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“A Luxury Reserved For The Wealthy”: Taxes Are Not A Charitable Donation

Almost all federal taxpayers who itemize their charitable deductions on their returns deduct the full amount, in order to keep their tax burden as low as possible. Mitt Romney didn’t do that in 2011, according to tax returns released today, leaving $1.8 million un-deducted so he could tell voters he paid a federal tax rate of at least 13 percent. That’s a luxury reserved only for wealthy politicians who can afford to pay an extra few hundred thousand for image purposes.

But one unfortunate line on a memo from Mr. Romney’s lawyer, accompanying the tax returns, suggests that Mr. Romney really doesn’t see much difference between giving to charity and giving to the government.

“Over the entire 20-year period, the total federal and state taxes owed plus the total charitable donations deducted represented 38.49% of total AGI,” the memo said, referring to Mr. Romney’s adjusted gross income. In his mind, apparently, you can just add up the two figures into a new hybrid column, perhaps called, Total Obligation to Society, and make yourself look even more generous.

It doesn’t work that way, however; charity and taxes cannot be conflated to make it sound like you are “giving away” a larger portion of your income than you are. Conservatives can hate paying taxes, and Mr. Romney in particular appears to hate having tax money spent on the “dependent class,” but that doesn’t make the government a charity.

Taxes represent the obligations citizens have to each other and to society, fostering physical safety with defense and law enforcement spending, economic safety with public works, and personal welfare for the needy. Charity is entirely voluntary, even for those who, like Mr. Romney, are asked by their religious authorities to tithe a fixed portion of their income. Those donations play a vital role in every American community, but they can never take the place of a firm government safety net, as much as they are preferred by the right to taxes.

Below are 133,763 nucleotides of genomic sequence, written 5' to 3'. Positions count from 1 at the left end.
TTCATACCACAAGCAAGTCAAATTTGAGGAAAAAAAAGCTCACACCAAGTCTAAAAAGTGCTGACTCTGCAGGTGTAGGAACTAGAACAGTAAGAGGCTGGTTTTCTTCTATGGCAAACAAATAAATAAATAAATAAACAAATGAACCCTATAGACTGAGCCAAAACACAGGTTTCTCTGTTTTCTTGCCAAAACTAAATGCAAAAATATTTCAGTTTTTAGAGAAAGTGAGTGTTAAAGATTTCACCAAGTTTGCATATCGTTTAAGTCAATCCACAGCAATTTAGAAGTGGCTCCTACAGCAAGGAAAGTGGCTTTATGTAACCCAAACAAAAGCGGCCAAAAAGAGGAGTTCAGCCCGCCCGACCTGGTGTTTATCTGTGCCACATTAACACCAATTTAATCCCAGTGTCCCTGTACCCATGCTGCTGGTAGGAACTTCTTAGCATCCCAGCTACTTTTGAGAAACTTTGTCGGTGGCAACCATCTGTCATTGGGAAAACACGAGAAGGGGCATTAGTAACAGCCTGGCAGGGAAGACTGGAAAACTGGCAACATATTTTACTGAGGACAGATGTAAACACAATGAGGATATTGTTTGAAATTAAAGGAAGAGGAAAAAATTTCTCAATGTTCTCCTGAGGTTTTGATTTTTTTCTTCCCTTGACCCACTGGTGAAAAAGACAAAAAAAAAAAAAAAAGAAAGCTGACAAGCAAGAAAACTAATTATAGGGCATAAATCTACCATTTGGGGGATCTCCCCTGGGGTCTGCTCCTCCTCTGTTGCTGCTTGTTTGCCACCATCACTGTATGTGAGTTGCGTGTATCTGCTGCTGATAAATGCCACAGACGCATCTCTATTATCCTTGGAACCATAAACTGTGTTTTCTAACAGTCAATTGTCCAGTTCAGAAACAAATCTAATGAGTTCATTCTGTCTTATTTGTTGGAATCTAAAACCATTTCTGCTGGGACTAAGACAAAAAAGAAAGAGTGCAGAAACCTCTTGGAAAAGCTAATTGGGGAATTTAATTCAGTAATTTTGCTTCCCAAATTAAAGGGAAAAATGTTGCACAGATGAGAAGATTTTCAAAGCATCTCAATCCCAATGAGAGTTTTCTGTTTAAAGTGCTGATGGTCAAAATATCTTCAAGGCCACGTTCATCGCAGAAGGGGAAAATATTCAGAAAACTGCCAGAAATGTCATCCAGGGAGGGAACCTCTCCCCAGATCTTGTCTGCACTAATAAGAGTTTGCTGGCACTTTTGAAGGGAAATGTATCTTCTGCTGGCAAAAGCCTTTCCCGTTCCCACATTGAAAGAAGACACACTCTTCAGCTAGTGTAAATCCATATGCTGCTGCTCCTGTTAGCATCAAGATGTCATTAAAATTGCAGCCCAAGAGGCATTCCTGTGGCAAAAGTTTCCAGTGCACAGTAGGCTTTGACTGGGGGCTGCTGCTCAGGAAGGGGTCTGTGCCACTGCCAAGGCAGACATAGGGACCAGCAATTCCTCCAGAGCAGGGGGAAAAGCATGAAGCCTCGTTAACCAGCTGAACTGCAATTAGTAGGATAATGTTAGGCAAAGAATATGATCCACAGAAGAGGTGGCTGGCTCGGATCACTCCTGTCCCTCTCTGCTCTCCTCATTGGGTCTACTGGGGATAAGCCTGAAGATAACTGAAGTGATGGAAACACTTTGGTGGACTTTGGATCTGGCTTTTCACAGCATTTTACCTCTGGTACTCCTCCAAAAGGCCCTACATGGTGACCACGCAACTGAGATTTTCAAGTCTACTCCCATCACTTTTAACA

One would think that someone running to be the government’s chief executive would be proud to make tax payments, and would not try to reduce them through exotic foreign tax shelters and an outsized IRA, as Mr. Romney has done for years. But the announcement today that he had deliberately “overpaid” his taxes was grudging and entirely for show. He overpaid them only so that he couldn’t be accused of paying far less before the election.

Despite his accountant’s statement today that he had never paid less than 13.66 percent of his income in taxes over the last 20 years (a level that would make many middle-class taxpayers jealous), it is still an assertion that has not been backed up by the release of actual tax returns for that period. For all the highly trumpeted discretionary donations he has made, Mr. Romney apparently still doesn’t want the public to see how assiduously he has worked to lower his most important social obligation.


By: David Firestone, The New York Times, September 21, 2012

September 23, 2012 - Posted by | Election 2012 | , , , , , , , ,

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